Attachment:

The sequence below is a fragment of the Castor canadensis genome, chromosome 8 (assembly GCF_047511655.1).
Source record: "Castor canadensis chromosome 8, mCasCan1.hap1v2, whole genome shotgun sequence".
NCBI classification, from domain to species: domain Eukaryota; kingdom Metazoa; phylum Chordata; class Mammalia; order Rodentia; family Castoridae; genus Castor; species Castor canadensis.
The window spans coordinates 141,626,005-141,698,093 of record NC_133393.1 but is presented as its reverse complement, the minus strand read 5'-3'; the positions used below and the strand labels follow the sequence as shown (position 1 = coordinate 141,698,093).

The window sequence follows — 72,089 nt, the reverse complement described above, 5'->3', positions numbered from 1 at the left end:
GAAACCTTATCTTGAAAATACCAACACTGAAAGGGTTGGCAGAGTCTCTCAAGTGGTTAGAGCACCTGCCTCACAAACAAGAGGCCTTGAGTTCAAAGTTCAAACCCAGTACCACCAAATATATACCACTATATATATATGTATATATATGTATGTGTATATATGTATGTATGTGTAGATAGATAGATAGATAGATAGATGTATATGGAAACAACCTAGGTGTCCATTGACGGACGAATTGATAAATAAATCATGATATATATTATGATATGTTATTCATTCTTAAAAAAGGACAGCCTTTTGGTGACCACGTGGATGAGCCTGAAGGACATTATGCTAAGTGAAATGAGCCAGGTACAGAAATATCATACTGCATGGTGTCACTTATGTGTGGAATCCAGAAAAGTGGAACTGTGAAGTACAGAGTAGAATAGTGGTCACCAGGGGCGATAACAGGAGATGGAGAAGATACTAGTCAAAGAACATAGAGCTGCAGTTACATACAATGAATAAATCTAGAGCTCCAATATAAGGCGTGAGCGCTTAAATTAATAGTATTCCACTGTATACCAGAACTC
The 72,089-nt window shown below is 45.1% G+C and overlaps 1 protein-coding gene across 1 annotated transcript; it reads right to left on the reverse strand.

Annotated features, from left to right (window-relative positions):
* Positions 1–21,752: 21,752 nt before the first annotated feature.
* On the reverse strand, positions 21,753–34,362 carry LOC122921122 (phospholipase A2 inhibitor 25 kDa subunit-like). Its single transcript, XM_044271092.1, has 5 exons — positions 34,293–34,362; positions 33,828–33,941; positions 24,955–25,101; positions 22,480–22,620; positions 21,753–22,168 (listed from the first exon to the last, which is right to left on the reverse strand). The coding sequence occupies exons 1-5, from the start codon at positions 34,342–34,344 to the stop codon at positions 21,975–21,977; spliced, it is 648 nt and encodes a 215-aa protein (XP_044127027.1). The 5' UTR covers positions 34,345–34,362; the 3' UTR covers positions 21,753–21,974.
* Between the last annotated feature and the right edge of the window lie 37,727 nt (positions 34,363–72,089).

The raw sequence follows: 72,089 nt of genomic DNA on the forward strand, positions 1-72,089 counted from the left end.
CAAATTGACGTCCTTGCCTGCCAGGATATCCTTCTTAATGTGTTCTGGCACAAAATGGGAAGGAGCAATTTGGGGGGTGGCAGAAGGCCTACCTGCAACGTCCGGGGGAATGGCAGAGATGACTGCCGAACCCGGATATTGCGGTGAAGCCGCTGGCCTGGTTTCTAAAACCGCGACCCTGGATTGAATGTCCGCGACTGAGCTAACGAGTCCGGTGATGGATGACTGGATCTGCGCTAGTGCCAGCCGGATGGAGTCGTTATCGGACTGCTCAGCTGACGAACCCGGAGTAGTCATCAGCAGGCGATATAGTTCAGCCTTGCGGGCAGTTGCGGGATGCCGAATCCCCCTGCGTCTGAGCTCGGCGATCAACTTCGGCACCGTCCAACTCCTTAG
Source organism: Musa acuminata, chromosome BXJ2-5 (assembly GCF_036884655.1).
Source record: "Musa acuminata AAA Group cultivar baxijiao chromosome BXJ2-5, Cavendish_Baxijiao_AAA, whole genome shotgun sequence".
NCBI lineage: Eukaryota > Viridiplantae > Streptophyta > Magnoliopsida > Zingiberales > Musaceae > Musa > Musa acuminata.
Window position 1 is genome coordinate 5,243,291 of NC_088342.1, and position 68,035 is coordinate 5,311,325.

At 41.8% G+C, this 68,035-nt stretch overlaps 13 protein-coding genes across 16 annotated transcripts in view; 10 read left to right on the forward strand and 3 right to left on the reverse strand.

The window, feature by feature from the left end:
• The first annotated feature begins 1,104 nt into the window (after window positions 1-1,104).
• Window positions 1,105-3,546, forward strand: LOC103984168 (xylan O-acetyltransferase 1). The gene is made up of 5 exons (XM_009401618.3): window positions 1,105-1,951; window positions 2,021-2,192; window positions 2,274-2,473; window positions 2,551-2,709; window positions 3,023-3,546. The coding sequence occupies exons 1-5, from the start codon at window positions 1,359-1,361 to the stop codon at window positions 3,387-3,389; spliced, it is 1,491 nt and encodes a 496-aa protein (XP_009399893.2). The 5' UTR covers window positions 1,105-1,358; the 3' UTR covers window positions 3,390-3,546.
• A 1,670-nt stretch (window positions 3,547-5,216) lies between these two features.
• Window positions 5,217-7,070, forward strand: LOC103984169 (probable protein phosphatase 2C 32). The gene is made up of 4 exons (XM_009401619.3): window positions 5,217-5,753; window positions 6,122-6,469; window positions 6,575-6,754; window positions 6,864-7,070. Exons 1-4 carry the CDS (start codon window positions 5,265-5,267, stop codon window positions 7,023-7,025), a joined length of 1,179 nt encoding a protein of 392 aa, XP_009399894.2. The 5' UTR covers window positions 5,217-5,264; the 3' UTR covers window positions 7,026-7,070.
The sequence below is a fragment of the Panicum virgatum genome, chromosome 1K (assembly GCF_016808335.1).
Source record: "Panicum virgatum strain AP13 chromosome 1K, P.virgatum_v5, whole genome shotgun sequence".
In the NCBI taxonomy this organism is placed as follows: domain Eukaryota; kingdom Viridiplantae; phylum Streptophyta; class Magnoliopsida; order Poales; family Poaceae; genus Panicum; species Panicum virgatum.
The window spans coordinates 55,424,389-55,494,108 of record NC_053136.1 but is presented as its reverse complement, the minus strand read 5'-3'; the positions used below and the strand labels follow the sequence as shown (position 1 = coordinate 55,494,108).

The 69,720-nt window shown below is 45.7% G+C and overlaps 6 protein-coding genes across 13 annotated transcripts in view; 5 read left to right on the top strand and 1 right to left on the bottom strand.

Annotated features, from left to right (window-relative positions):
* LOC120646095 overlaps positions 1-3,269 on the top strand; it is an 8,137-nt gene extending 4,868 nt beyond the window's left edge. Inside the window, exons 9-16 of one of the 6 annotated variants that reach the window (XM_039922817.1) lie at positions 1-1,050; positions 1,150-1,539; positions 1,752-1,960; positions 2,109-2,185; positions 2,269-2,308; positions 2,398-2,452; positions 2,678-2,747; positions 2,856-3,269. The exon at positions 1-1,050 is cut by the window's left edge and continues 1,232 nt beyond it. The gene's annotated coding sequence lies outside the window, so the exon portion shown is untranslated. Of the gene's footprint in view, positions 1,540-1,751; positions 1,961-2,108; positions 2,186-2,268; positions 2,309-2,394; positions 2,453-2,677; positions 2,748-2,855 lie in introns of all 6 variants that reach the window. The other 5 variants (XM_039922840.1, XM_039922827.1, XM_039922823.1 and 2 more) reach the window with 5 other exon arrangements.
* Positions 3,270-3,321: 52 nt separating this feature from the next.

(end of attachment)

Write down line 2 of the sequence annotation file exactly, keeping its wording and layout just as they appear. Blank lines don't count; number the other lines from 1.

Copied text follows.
Source record: "Castor canadensis chromosome 8, mCasCan1.hap1v2, whole genome shotgun sequence".